The prevalence and popularity of reggae music is always something that has boggled my mind. I simply don’t see the appeal of Bob Marley or Sublime, and when I stopped by Slightly Stoopid’s ACL set in 2008, I felt even further vindicated in my disdain. State Radio don’t buck the trend enough to make me interested but I did wanna give them some props. Their album The Barn Sessions is reasonable and, at times, even engaging. I would never have expected myself to say that about the reggae-rock epics they’ve recorded.
Some of the tunes are downright reminiscent of the random reggae deviations you find on albums like The Clash and My Aim Is True. The difference, though, is that those tunes are the exception and not the rule. When I listen to State Radio, the songs seem lengthy for the sake of filling up a 74-minute disc.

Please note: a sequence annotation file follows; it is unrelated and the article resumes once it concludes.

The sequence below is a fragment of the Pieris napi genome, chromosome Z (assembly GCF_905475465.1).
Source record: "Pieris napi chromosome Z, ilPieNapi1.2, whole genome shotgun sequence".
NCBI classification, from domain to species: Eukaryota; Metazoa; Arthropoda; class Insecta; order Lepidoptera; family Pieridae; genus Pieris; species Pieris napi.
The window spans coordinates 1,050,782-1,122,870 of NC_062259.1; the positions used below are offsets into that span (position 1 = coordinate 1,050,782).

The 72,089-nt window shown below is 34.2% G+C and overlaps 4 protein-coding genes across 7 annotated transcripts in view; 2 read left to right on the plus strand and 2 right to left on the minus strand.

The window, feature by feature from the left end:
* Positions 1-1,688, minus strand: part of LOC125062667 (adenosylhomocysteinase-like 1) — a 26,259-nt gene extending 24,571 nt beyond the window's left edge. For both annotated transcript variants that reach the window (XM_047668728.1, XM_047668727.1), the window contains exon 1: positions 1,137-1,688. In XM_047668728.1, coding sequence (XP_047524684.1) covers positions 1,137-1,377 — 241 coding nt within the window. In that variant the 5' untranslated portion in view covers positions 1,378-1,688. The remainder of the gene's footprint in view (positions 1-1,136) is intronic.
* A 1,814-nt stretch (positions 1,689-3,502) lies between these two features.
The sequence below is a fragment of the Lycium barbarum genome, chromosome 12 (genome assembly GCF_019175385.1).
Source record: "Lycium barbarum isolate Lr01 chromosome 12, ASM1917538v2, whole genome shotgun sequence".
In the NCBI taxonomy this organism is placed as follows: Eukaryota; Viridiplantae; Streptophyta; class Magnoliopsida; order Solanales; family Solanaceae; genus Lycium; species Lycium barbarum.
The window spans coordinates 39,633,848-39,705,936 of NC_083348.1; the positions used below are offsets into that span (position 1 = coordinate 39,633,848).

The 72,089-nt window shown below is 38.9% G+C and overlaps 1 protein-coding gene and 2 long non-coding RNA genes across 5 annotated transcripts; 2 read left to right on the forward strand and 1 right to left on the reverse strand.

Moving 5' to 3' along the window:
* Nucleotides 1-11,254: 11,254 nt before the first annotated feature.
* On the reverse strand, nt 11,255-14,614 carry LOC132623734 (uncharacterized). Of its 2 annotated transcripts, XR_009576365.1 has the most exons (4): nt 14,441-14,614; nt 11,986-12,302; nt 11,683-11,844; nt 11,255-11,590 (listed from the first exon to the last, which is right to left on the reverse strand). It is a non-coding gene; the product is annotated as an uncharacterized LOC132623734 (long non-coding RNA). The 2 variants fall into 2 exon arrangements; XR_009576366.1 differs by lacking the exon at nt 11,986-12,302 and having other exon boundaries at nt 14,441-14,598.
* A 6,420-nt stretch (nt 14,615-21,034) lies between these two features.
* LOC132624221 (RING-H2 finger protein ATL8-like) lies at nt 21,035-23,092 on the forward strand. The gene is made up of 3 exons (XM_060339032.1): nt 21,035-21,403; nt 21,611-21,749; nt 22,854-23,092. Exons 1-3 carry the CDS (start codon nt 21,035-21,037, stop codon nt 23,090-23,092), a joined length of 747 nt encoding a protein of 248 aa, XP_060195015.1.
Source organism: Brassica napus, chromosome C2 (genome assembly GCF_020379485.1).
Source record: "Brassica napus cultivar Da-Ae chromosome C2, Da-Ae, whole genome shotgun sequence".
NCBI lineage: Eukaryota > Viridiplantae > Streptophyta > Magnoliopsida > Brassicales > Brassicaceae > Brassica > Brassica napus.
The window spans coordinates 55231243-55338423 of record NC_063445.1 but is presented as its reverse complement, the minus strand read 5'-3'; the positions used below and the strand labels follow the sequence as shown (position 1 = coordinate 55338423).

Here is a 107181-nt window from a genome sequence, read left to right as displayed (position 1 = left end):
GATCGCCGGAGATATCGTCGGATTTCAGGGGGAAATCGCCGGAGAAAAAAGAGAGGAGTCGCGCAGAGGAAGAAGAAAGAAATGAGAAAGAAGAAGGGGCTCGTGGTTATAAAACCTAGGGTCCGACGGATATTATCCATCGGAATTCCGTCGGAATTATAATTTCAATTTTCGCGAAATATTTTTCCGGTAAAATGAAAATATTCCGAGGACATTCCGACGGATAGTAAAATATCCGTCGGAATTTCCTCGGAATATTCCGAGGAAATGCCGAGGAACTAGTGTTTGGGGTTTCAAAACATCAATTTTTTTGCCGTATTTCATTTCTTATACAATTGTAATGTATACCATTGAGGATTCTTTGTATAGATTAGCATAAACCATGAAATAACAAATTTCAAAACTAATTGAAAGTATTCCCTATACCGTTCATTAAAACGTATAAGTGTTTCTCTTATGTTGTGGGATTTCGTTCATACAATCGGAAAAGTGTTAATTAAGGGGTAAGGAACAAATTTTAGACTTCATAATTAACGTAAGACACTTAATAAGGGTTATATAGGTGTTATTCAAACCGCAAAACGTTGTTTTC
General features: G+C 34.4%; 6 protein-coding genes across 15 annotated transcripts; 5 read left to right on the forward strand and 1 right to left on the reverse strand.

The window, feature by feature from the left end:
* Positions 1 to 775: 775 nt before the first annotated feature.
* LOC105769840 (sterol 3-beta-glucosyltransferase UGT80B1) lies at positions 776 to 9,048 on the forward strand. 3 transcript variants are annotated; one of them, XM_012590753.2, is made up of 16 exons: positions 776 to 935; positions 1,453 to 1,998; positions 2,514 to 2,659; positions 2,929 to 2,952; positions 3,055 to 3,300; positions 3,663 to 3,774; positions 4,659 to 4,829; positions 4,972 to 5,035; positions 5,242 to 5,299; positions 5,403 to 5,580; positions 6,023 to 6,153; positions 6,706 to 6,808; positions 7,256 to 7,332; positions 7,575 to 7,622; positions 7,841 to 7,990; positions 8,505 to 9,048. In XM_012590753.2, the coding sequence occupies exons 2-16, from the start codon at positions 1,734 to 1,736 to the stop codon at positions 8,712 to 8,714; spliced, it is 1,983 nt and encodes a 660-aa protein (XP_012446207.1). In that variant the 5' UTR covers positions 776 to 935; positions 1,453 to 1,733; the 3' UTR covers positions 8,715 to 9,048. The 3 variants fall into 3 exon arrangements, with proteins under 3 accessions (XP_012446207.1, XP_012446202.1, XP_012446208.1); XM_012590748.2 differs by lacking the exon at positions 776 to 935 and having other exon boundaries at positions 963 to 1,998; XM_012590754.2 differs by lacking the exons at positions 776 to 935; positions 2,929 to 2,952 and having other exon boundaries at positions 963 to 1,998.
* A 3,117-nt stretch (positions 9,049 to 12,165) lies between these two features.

THE VERDICT: Seriously, I never thought I’d speak this favorably about a reggae album.
To set the record straight, I don’t particularly like the Raconteurs. Broken Boy Soldiers is boring and, even though Consolers of the Lonely is much better, I just expected more as a big Brendan Benson/White Stripes fan. I was even surprised at how unenthralled I was at the Raconteurs set at last year’s ACL. Add to that the last-minute cancelation of the White Stripes show in 2007 and, well:
The Dead Weather had better get this right.
Horehound is a gem and it actually gives Jack White a side-project chance to shine on stage as opposed to the ho-hum Raconteurs who can’t decide who to feature. I’m not so deluded to pretend that I don’t really just want the White Stripes (and, let’s be honest, the Dead Weather aren’t all that far from it) but I’m still looking forward to this show.
THE VERDICT: Jack White owes me.
Pretty standard country fare. Don Imus likes Jypsi and he’d know better than I would. Their tunes are catchy and they use a fiddle and they’re all siblings — like pretty much every other country act you’ve ever heard of.